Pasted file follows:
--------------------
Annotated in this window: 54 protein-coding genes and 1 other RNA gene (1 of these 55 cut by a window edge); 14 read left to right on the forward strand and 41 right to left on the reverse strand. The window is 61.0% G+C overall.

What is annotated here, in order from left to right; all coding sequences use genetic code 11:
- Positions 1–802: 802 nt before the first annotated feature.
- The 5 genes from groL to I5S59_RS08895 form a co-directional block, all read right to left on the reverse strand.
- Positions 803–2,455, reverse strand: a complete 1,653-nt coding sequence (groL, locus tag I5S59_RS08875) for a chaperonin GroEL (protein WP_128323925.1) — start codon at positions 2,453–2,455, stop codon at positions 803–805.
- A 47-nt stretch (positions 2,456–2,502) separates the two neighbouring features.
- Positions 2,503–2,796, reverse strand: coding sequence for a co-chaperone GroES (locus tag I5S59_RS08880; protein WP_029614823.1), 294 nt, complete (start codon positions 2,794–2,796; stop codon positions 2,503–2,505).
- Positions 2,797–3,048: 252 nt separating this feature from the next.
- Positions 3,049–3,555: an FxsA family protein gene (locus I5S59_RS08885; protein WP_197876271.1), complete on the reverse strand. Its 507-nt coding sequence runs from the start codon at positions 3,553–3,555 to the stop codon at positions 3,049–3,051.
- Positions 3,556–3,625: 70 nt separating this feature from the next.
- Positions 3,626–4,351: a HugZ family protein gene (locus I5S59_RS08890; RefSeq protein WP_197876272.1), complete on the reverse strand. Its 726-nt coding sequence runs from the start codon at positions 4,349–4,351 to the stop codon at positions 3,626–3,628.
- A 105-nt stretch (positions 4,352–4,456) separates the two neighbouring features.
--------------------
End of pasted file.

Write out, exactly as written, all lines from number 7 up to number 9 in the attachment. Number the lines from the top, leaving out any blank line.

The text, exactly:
- Positions 2,503–2,796, reverse strand: coding sequence for a co-chaperone GroES (locus tag I5S59_RS08880; protein WP_029614823.1), 294 nt, complete (start codon positions 2,794–2,796; stop codon positions 2,503–2,505).
- Positions 2,797–3,048: 252 nt separating this feature from the next.
- Positions 3,049–3,555: an FxsA family protein gene (locus I5S59_RS08885; protein WP_197876271.1), complete on the reverse strand. Its 507-nt coding sequence runs from the start codon at positions 3,553–3,555 to the stop codon at positions 3,049–3,051.